Got my DOT numbers, oh my.

TMlawncare

LawnSite Bronze Member
Location
nw missouri
Well with all the regulation and crackdown and us being located way to close to three bordering states, we got our dot numbers. Ok, first you have to get med cards for all your drivers, $75/each. You have to get triangles, fire ext, spare fuses for each truck. Expect to pay around $75 to outfit each truck plus another $30 or so for your numbers, it you have them printed for each truck.
Ok now the fun starts. My trailer I bought back in 2001 does not have a battery powered breakaway kit or dual axle trailer brakes. It goes in next week to get upgraded. For the brakes and breakaway is $375 installed plus another $200 for a brake controller for my truck. Who would have thought a late mode chevy one ton with tow package does not have a built in brake controller? Also our Isuzu has to have an E track or recessed d rings installed in the bed for cargo securement as does our trailer. The installation and parts cost $225 for the Isuzu and $175 for the trailer.
You also have to keep a driver qualification file for each employee. You have to keep a vehicle maintenance file for each vehicle. For that you have to do daily inspections each day before you drive and after. You must keep these in you file in the truck at all times. Plus there are also periodic and annual inspections as well. You also need a log exemption forum if you travel less then 150 mile radius. You and all you drivers have to fill this out daily just like your daily inspection log. You must keep the last 7 days log in your truck at all times. If you travel past 150 miles you must keep a log book.

Just found out it have to pay both 2011 and 2012 unified carrior registration fees (ucr fee). Thats another $152. Also as part of the driver qualification file all drives have to take a road test and have atleast a chauffeur license. Thats a class E in Missouri. We also have a saftey inspection in the next 18 months that will take between 2-4 hours.

Btw, the issuing of the dot numbers is free,lol. Seems like everytime I turn around something is going to cost money. If I was over 26000 and needed a cdl, its much worse.
 

orangemower

LawnSite Silver Member
Location
pa
You listed all the reasons I keep my CGVW under the federal limit of 10,001lbs. Obviously you're in a different state but fed guidelines are for ALL states. I'll keep it simple and not worry or dump a ton of money to be compliant and just stay under the max allowed combined weight. Good luck.
 

djagusch

LawnSite Platinum Member
Location
MN
You listed all the reasons I keep my CGVW under the federal limit of 10,001lbs. Obviously you're in a different state but fed guidelines are for ALL states. I'll keep it simple and not worry or dump a ton of money to be compliant and just stay under the max allowed combined weight. Good luck.
If you plow, most need a 3/4 ton or larger to handle the plow. Combine any 3/4 truck built in the 2000's or newer, with a single axle trailer you are over 10,001 lbs. We don't have much choice.

To the OP. I went through this 3 yrs ago. Figure out a system to maintain the records. The first visit I had was pretty laid back, just letting us know what we needed. Also I don't need to write a inspection log if your under that 150 mile arial circle. Still need to do it but not written. I cross state lines so I also following the federal reg.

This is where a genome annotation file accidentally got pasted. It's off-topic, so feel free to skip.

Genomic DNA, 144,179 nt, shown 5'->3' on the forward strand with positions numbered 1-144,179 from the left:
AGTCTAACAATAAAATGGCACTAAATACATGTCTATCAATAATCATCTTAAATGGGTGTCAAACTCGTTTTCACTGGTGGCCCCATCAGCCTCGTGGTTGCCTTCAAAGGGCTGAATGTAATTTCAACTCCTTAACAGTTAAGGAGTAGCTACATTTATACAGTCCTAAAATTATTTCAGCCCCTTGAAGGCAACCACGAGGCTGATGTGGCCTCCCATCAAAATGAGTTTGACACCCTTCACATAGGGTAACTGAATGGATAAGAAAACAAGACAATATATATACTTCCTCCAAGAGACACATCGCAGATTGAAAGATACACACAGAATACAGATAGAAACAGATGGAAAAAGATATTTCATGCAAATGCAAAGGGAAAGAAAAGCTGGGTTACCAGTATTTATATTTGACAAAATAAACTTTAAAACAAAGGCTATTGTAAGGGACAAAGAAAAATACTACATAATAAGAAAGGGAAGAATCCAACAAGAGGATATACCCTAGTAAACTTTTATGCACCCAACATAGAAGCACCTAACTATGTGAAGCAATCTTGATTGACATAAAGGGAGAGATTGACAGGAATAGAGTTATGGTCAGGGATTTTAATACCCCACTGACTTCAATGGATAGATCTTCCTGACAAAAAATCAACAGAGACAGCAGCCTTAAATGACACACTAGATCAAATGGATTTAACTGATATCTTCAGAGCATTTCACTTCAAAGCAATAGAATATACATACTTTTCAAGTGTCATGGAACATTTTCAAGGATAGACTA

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OP
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TMlawncare

LawnSite Bronze Member
Location
nw missouri
There are companies like Keller and Foley carrior services that will help you keep in compliance. They have a organizer for different size carriors that lists everything you need. The only problem is the expense. I am using foley and spent $330 on the organzier and another $100 on the different forms. It is very difficult to try to figure it out since the book is 6-700 pages of legal talk and the website links to several 1000 pages. I think even when you believe you are in compliance, one different interpretation will get you fined.
 

Richard Martin

LawnSite Fanatic
Location
Greenville, NC
Obviously you're in a different state but fed guidelines are for ALL states.
Federal guidelines don't apply to any one state. They only apply if you cross state borders. The states may apply the guidelines as they see fit.

North Carolina doesn't even require heavy vehicles to have DOT numbers. If you cross a state border and enter NC then the Federal DOT laws apply.
 

orangemower

LawnSite Silver Member
Location
pa
Federal guidelines don't apply to any one state. They only apply if you cross state borders. The states may apply the guidelines as they see fit.

North Carolina doesn't even require heavy vehicles to have DOT numbers. If you cross a state border and enter NC then the Federal DOT laws apply.
That is correct Richard. I left out a little info. I posted earlier that Pa. law says it can be up to 17k CGVW before DOT has to step in but if crossing a state line out of Pa into a joining state it drops to 10,001. Thanks for clearing that up.
 

djagusch

LawnSite Platinum Member